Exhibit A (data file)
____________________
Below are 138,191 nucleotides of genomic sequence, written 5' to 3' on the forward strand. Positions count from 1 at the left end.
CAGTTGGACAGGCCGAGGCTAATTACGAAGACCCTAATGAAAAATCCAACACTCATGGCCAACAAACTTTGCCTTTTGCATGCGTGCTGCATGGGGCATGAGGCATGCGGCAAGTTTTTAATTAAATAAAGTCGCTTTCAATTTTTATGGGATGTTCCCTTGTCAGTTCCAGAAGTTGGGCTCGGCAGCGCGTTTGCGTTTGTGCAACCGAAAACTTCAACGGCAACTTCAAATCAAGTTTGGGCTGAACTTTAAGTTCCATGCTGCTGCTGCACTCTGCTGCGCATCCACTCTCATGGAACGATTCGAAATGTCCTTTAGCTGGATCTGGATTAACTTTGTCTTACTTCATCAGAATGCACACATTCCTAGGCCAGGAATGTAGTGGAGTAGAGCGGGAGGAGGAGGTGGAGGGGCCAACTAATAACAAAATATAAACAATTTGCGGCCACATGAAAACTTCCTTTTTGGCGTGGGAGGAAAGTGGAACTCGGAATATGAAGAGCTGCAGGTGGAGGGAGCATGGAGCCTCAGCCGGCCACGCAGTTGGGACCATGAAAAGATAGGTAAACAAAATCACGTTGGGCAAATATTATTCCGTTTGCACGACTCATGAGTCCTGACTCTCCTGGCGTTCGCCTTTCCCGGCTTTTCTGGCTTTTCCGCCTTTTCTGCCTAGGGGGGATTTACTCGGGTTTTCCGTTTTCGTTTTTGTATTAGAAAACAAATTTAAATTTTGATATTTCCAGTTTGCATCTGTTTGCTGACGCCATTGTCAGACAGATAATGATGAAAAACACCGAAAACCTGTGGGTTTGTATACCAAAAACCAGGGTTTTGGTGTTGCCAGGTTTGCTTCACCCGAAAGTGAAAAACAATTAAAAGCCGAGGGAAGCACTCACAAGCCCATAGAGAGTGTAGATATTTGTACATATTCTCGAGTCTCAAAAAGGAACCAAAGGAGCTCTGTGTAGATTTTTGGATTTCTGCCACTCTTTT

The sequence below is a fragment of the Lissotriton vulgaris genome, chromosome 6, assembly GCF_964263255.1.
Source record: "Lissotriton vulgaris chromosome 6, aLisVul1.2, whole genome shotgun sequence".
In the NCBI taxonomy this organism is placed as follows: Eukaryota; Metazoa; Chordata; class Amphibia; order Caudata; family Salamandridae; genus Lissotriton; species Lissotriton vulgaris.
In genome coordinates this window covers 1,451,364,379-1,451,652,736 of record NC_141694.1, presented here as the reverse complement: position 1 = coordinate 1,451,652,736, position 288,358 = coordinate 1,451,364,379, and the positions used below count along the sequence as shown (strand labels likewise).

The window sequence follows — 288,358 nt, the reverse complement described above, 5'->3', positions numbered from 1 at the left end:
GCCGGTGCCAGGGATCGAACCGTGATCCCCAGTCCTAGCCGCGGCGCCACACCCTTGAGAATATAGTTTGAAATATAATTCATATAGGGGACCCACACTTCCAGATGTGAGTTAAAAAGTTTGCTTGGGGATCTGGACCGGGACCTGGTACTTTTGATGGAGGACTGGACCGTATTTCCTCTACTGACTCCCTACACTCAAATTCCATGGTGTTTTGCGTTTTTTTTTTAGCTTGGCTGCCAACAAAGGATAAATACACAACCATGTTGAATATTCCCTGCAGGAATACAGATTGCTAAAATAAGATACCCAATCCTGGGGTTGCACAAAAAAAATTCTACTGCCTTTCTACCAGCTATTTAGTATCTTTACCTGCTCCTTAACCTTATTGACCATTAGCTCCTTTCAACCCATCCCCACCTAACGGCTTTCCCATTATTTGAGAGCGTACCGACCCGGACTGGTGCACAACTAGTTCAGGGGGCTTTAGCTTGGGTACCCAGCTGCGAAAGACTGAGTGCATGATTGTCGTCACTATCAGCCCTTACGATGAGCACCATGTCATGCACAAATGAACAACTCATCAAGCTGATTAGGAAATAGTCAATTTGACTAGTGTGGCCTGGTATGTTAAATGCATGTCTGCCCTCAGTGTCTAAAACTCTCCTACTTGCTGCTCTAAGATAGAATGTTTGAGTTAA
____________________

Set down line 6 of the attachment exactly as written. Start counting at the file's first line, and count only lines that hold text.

In genome coordinates this window covers 1,451,364,379-1,451,652,736 of record NC_141694.1, presented here as the reverse complement: position 1 = coordinate 1,451,652,736, position 288,358 = coordinate 1,451,364,379, and the positions used below count along the sequence as shown (strand labels likewise).